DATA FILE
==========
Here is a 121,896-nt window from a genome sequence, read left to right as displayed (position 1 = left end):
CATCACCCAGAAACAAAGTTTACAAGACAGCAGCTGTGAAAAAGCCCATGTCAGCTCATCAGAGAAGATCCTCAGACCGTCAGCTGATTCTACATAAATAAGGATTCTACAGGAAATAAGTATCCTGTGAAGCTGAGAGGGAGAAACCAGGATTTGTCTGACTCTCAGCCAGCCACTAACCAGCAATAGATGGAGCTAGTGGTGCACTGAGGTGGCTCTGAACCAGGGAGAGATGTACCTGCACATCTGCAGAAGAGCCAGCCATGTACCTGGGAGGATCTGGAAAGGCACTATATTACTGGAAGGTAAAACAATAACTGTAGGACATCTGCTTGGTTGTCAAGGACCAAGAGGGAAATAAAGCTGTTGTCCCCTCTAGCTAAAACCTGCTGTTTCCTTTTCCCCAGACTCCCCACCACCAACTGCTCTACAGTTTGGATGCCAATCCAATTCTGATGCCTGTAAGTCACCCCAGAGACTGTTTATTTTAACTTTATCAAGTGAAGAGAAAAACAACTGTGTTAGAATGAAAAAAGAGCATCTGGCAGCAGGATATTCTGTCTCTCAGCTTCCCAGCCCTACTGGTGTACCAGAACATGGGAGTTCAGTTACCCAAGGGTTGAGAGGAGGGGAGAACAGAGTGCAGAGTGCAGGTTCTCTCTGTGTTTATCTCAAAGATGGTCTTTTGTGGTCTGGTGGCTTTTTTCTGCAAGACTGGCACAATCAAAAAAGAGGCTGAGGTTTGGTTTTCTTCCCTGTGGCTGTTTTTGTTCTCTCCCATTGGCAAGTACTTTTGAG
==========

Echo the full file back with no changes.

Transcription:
Here is a 121,896-nt window from a genome sequence, read left to right as displayed (position 1 = left end):
CATCACCCAGAAACAAAGTTTACAAGACAGCAGCTGTGAAAAAGCCCATGTCAGCTCATCAGAGAAGATCCTCAGACCGTCAGCTGATTCTACATAAATAAGGATTCTACAGGAAATAAGTATCCTGTGAAGCTGAGAGGGAGAAACCAGGATTTGTCTGACTCTCAGCCAGCCACTAACCAGCAATAGATGGAGCTAGTGGTGCACTGAGGTGGCTCTGAACCAGGGAGAGATGTACCTGCACATCTGCAGAAGAGCCAGCCATGTACCTGGGAGGATCTGGAAAGGCACTATATTACTGGAAGGTAAAACAATAACTGTAGGACATCTGCTTGGTTGTCAAGGACCAAGAGGGAAATAAAGCTGTTGTCCCCTCTAGCTAAAACCTGCTGTTTCCTTTTCCCCAGACTCCCCACCACCAACTGCTCTACAGTTTGGATGCCAATCCAATTCTGATGCCTGTAAGTCACCCCAGAGACTGTTTATTTTAACTTTATCAAGTGAAGAGAAAAACAACTGTGTTAGAATGAAAAAAGAGCATCTGGCAGCAGGATATTCTGTCTCTCAGCTTCCCAGCCCTACTGGTGTACCAGAACATGGGAGTTCAGTTACCCAAGGGTTGAGAGGAGGGGAGAACAGAGTGCAGAGTGCAGGTTCTCTCTGTGTTTATCTCAAAGATGGTCTTTTGTGGTCTGGTGGCTTTTTTCTGCAAGACTGGCACAATCAAAAAAGAGGCTGAGGTTTGGTTTTCTTCCCTGTGGCTGTTTTTGTTCTCTCCCATTGGCAAGTACTTTTGAG